Imagine: if the game could teach players new and old to the degree where they could decide "you know, I'm tired of this West Coast offense, I'll switch to an Air Raid playbook on offense, and try out the 3-4 on defense this game," and it all makes sense....the game will be worth the platitudes it currently receives.

This sense of sameness I'm getting from NCAA 10 must be what it feels like to be a Japanese RPG fan. Japanese RPGs fall into very set formats as a matter of course — the gamers want very specific things from those games, and get frustrated with deviations. Combat systems are all very familiar, the narrative structure is very familiar, the mixing of story-driven areas and finding places to grind is very, very familiar. Sports gamers crave that amount of familiarity from year-to-year, too — there were revolts when EA Sports tried to change up how you passed the ball in Madden a couple of years ago.

Instead of just relying on a receiver with a speed rating of 95 or higher (out of 100), the deep pass in NCAA 10 requires strategy — making it a satisfying prospect.

Yet here I am, eagerly anticipating free time to tear through the game some more. Despite that feeling of same-ness, it's still incredibly fun. Is it the buzz of months of build-up to the new product, combined with "new car smell" from working the fanbase (including my friends) into a lather? Is it that the new features are enough to satiate my want and need for the year, $60 price tag be damned? Are EA Sports the bad guys for not adding more, or are sports gamers (kind of like JRPG fans) not too hard to please — more of the usual, please and thank you.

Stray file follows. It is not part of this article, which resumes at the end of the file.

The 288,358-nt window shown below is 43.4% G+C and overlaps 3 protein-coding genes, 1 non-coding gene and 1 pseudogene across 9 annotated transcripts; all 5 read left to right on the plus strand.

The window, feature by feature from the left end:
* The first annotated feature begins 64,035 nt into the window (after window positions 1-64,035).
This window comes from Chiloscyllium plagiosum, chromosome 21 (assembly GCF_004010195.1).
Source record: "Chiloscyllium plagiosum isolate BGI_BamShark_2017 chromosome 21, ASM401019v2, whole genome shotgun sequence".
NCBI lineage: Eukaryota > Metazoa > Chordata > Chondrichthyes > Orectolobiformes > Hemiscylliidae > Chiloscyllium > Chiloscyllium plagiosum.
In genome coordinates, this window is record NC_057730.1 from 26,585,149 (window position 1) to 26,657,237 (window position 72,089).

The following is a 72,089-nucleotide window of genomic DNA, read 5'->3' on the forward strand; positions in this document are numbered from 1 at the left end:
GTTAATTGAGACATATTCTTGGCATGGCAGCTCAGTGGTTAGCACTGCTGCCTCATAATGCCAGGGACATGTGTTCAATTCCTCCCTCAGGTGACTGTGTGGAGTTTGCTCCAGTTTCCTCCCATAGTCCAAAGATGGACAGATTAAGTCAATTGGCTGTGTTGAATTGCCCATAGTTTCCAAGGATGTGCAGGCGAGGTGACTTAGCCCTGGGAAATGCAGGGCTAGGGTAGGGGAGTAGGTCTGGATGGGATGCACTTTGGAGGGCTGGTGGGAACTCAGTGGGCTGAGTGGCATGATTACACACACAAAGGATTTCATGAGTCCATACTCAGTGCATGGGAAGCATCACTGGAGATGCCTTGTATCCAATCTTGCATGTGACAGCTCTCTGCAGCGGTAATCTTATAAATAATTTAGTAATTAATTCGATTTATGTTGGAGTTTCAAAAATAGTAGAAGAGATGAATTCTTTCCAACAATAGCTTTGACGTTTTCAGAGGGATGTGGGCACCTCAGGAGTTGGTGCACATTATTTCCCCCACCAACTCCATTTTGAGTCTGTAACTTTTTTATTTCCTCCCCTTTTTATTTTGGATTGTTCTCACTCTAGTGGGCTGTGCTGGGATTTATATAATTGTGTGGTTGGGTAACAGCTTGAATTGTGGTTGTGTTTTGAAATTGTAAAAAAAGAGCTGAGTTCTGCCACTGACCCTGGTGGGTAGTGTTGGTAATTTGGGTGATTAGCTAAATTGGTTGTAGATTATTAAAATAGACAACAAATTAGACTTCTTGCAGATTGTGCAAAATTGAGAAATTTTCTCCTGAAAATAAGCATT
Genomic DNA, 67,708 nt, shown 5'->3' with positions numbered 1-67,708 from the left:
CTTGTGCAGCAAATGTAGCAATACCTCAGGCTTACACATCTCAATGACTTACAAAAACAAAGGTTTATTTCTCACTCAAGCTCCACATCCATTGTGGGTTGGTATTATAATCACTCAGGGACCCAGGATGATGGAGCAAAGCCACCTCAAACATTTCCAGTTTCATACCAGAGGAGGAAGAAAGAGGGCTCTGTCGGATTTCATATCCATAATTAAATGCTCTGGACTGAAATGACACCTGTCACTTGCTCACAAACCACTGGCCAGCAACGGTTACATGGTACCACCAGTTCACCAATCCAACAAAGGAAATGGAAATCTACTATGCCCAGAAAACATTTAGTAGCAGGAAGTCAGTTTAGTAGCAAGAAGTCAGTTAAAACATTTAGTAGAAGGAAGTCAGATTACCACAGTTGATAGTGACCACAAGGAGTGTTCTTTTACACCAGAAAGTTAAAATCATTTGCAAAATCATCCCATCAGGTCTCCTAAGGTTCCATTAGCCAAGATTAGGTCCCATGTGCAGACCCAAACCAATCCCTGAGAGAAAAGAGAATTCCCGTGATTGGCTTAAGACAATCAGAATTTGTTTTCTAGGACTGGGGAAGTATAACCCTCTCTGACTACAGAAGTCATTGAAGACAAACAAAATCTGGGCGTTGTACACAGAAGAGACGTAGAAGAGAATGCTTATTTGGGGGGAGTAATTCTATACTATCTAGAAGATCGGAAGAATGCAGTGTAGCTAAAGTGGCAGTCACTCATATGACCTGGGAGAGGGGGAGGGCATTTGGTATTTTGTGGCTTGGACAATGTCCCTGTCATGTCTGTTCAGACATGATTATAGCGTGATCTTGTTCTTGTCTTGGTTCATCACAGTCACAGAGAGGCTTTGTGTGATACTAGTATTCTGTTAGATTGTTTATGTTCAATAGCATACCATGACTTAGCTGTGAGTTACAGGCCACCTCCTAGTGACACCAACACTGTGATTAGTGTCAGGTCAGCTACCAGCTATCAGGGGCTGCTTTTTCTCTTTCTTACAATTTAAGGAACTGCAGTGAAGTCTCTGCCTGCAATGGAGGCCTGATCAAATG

What it comes down to is more of the same...but in a good way. Yes, there is new material here for experienced armchair quarterbacks, but nothing revolutionary off the field of play. This is easily the best of the current-gen NCAA Football games, but that applied to NCAA 09 this time last year. Some issues were addressed in NCAA 10, but still more remain. It may not be a case of "two steps forward, one step back," but more "two steps forward when three were needed."

That said, I tip my hat to the new constitution, take a bow for the new revolution, pick up my controller and play...just like yesterday. Then I pray I don't get fooled again next year.

NCAA 10 is available for Xbox 360, PlayStation 3, PlayStation 2, and PlayStation Portable. The reviewer played games in Dynasty, Road to Glory, and Quick Play modes, as well as online games both ranked and unranked, with a variety of teams.

Recommended for:

  • Diehard football game fans, who will find plenty of positive tweaks in this year's edition.
  • Motivated newcomers to the NCAA 10 series — this year's version is appreciably better than NCAA 09 for non-fans.

Not Recommended for:

  • Non-football fans who aren't terribly interested — unlike games like FIFA 09 or NHL 09, this isn't friendly enough to make non-believers into fans of either the series or the sport.
  • Football fans expecting more than a fresh coat of paint for the Dynasty or Road to Glory modes, or any other true feature innovations for the series.